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There's Much More in Hong Kong Than Chinese Cuisine

Why food and fitness go hand-in-hand here

Published: Oct 11, 2014 06:07:27 AM IST
Updated: Oct 13, 2014 01:53:57 PM IST
There's Much More in Hong Kong Than Chinese Cuisine
Image: Corbis
Getting through the formalities of arriving at Hong Kong airport is a breeze

Landing at the Hong Kong airport is a traveller’s dream. it is like a well-oiled machine. The trip to the immigration counter is seamless—they have the most effective signage that literally shows you the way. The lines are long—really long—but it takes no more than six minutes to get your visa on arrival. They often have staff clocking progress to make sure timelines are kept. That sort of dedication to efficiency gladdens my heart. For those who go through the e-channel, the process only takes 20 seconds. Put your passport on a scanner, your fingerprint is identified and you get a tiny receipt that is your visa. I don’t know any other country that lays out this kind of welcome mat. Your baggage is invariably waiting for you, unlike at Mumbai’s T2, and then it is a 24-minute journey to the heart of town. The Airport Express is no ordinary train—it is fast, regular and dummy proof to the extent that it even announces which side the doors will open. It’s like manna for spatially challenged people like me who are invariably confused between left and right.

Leaving HK is as easy as getting in. Just hit reverse.

But the best part of the HK travel plan is the fact that, in the Central district, it all happens at the IFC (International Financial Centre) mall. Dim sum fans can head down to Tim Ho Wan for a quick meal. Here, too, the queues are endless and, this time, the wait is long. But it is worth it—this is perhaps the cheapest one-starred Michelin restaurant in the world.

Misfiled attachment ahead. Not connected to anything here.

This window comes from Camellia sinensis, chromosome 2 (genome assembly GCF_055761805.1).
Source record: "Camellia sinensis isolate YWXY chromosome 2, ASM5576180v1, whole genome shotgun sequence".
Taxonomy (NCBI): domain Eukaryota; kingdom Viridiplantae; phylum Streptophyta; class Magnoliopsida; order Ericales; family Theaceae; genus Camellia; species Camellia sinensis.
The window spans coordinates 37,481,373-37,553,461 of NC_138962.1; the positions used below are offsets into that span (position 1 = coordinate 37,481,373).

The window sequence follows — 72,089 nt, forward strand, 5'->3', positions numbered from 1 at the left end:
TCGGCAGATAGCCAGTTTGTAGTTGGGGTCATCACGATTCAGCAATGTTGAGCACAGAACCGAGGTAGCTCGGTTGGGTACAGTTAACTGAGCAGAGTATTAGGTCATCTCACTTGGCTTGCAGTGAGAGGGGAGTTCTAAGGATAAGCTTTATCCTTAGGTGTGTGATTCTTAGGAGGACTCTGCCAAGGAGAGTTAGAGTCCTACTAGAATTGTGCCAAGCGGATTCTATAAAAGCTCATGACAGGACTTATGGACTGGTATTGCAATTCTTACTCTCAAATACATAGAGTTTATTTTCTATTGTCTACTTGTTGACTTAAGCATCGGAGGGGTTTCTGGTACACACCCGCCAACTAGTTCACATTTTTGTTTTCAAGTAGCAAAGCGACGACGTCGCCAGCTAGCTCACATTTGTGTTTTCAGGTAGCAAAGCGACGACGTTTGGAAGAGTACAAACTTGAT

There's Much More in Hong Kong Than Chinese Cuisine
Image:  Red Dog Studio
At Bibo—food, art, design—harks back to a bohemian Paris

Since I am a vegetarian, there is absolutely nothing on the menu for me. No kidding. This is the one cuisine where herbivores have no traction. So here let me come out and be a bit of a contrarian: Don’t eat Chinese food in HK. Head to Yauatcha back home (that’s Mumbai for me) and order the Edamame Truffle dumplings. But while in the Orient, eat everything else. The good news is that in HK, it is impossible to have a bad meal. It seems that there is a restaurant / café for every 600 people. And while I am no foodie or gourmet, my discovery of the city has been through its love affair with food.

Let’s start with Michelin-starred restaurants like The Principal at Star Street. Its champagne brunch is just the prettiest. Tiny bites are served in Mason jars or individually packed in pate tins. The bread is perfect. The soufflé is in a class of its own. Getting a reservation is difficult (note: HK restaurants insist on booking in advance) but you won’t be starved for choice in Wan Chai. Once slightly grotty and down-at-heel, this area has become Restaurant Central. So if Star Street doesn’t have a place for you, head to Ship Street and check out Ham & Sherry or 22 Ships. During the walk, make sure you stop to browse at the Monocle shop or check out Timothy Oulton. On Queen’s Road East, head to the super cool Blacksmith store. And yes, walk to the end of the road to grab a beer at the Stone Nullah Tavern, located on Stone Nullah Road.